How do we get along with ourselves, others and the environment? And how do we do things so that it is more likely for us to achieve our goals? One purpose of education is to nurture children into individuals with sound character and interpersonal skills.
On October 20, 2019, Tzu Chi Malacca held a Tzu Chi Study & Awards Scheme presentation ceremony at its premises. The ceremony was attended by 803 award recipients from 64 schools and higher learning institutions, as well as government officials, school principals and teachers.
Despite attending the ceremony for the first time, Ter Kee Leng, school inspector for Central Malacca District, and Lim Chee Meng, principal of SJK (C) Cheng, have long learnt that character education is part of Tzu Chi Study & Awards Scheme. Hence, they gave their affirmations for that. Inspector Ter remarked that character shaping should start in the family and from young. He believed that Tzu Chi’s efforts would supplement what some underprivileged families lack. Their parents are either too busy working, thus they may neglect character education; or, in cases where the children are raised in a single-parent family or by their grandparents.
Principal Lim shared that in this information age, the children’s values might be influenced by what they come across and become deviated, as they lack the ability to discern right from wrong. He has seen some children from underprivileged families, who, due to lack of self-esteem and care, react to being bullied or try to grab attention using violence or improper speeches. He stressed that character education stems from education in daily life.
This year, special arrangements were also made to share with the parents on parenting skills and highlight to them the importance of inculcating empathy, living skills, filial piety and other moral values in their children. On the other hand, the children could experience teamwork as they make eco-friendly handicrafts in small groups.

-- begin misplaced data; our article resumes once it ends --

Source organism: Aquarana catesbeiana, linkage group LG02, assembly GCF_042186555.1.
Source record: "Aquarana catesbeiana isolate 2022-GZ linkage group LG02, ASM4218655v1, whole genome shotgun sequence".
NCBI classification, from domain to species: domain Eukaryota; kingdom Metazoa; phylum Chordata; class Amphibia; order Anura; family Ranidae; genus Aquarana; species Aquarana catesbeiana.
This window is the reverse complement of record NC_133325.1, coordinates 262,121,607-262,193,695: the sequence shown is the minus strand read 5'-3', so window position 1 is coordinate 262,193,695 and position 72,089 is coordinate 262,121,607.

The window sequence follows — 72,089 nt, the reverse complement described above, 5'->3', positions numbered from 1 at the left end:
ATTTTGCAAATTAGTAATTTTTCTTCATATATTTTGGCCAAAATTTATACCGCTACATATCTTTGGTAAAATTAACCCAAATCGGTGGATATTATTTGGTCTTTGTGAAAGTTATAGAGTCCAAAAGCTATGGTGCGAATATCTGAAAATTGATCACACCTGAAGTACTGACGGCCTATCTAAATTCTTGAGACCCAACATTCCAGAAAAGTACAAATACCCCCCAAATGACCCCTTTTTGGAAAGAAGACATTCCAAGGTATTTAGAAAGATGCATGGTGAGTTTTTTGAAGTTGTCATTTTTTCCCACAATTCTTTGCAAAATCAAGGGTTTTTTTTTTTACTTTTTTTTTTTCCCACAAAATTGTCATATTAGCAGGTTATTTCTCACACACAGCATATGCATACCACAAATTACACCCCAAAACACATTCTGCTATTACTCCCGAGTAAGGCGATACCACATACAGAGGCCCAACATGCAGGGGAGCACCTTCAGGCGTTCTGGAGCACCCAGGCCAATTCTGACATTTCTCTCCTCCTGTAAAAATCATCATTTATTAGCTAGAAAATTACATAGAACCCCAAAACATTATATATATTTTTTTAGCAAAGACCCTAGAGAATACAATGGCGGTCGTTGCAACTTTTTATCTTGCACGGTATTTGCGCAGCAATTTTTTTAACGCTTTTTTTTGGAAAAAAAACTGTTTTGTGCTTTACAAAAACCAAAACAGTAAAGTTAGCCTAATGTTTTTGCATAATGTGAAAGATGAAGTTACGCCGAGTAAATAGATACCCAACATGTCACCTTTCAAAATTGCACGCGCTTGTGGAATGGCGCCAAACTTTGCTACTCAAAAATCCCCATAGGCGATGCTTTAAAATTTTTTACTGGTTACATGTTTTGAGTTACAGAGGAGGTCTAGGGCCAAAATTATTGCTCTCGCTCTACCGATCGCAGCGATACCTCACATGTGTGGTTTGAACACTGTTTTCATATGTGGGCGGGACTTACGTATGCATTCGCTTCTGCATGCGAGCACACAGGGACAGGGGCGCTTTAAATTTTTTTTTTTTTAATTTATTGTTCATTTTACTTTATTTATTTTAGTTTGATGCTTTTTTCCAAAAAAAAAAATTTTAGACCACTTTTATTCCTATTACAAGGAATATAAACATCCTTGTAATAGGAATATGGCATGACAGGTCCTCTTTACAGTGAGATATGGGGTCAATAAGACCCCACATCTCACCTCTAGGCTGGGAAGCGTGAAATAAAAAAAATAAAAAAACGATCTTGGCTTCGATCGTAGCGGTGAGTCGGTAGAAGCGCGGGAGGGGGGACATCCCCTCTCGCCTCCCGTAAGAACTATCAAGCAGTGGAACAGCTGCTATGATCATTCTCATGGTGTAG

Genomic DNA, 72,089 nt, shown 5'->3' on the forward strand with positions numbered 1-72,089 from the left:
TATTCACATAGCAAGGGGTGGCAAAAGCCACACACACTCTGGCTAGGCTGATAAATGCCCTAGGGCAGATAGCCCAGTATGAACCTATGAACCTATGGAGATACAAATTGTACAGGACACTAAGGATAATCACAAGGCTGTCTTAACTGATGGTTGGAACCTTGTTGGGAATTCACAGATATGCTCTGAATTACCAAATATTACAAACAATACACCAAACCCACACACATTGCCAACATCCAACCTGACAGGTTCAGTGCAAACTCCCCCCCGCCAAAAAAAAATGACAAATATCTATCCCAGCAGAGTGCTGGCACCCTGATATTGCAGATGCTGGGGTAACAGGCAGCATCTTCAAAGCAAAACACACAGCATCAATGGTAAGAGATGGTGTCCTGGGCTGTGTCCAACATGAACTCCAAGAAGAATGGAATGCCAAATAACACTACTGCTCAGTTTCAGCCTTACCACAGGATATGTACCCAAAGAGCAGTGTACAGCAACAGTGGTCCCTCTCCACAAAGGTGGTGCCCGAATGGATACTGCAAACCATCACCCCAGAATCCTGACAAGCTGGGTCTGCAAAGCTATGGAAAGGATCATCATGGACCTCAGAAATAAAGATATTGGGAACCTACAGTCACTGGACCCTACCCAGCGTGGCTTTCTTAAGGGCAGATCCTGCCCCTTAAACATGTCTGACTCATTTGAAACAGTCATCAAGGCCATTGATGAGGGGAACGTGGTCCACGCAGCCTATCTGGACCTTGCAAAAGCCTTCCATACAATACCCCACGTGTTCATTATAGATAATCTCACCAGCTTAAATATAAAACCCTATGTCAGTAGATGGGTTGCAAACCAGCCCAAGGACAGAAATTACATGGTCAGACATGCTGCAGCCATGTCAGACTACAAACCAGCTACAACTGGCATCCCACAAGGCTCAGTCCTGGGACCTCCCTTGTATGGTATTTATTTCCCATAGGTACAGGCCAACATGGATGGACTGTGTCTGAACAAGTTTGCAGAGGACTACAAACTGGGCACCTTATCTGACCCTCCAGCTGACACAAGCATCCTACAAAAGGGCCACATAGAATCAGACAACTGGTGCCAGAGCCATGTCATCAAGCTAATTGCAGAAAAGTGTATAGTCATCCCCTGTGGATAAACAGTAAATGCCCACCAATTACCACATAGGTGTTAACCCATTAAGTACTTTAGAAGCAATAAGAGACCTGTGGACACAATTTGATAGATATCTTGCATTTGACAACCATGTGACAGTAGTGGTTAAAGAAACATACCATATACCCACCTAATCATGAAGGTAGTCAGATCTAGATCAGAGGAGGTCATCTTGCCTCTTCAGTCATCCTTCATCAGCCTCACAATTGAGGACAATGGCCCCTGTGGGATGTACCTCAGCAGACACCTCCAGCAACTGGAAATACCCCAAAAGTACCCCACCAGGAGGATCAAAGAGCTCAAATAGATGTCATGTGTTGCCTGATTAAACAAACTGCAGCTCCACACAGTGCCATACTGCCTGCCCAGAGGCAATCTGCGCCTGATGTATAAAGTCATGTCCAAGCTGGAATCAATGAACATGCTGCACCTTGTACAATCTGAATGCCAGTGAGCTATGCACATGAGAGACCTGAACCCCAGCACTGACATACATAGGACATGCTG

Cultivating character in daily life
A parent, Seah Wee Chuan, and his wife, Tang Wee Chain, both operate a food stall. Their eldest son, Wei Shuan, began to help out at their stall since he was in Primary 3; and their twins daughters at the age of six. The children were also taught to manage their lives, including taking responsibility for their studies, washing and ironing their school uniforms, and helping with house chores.
Wee Chain concurred with the speaker’s view that parents should allow their children to learn through mistakes, instead of being over restrictive. She shared that her son once thanked her for the education he received upon noticing that his classmates did not know how to fold their uniforms. Wee Chain was glad to learn that and offered her son words of encouragement, hoping that he would be proud of his ability and grow in self-confidence. Her husband also hoped that his children could pick up living skills and be independent. Both of them place greater emphasis on their children’s interpersonal skills and character development than their academic results, for they feel that those were the keys to a successful life.
All their children received Tzu Chi’s study aid for the second year, and they learnt from their daily reflection filling up the self-assessment booklet. Wei Shuan, who is in Primary 6, said politely, “The self-assessment booklet has its purpose. It serves as a reminder for us to reflect upon ourselves daily and improve our behaviour. My sisters used to be bad-tempered but they have changed so much now, even our parents praised us for our much milder temper.”
The twin sisters, Wendy and Winnie, revealed that they used to be verbally bullied by their schoolmates, who doubted their needs for financial aid seeing their big family car, and they would get angry and argue with them. “The car was bought 30 years ago, not in recent years,” explained Wendy, adding that the misunderstanding had led to a poor relationship between them and their schoolmates. The situation eventually improved when they were requested to foster a harmonious relationship with their schoolmates, as specified in the self-assessment booklet.
In order to fulfil the requirement and qualify themselves for the study aid, they asked for help from their teacher to resolve the issue. Winnie said that the self-reflection helped her to calm herself down and explain to her schoolmates in a softer tone. Thanks to the constant self-reflection and practice, she managed to tame her temper and won herself the school’s Good Character Award.
In the past, Winnie always argued and fought with her sister. They would even beat each other with a cane. When Wei Shuan failed to stop the fight, all three of them would end up in an altercation. Wendy said smilingly, “We used to get angry, but now we learn to take things easy and apologize to each other; and naturally we stop throwing tantrums.”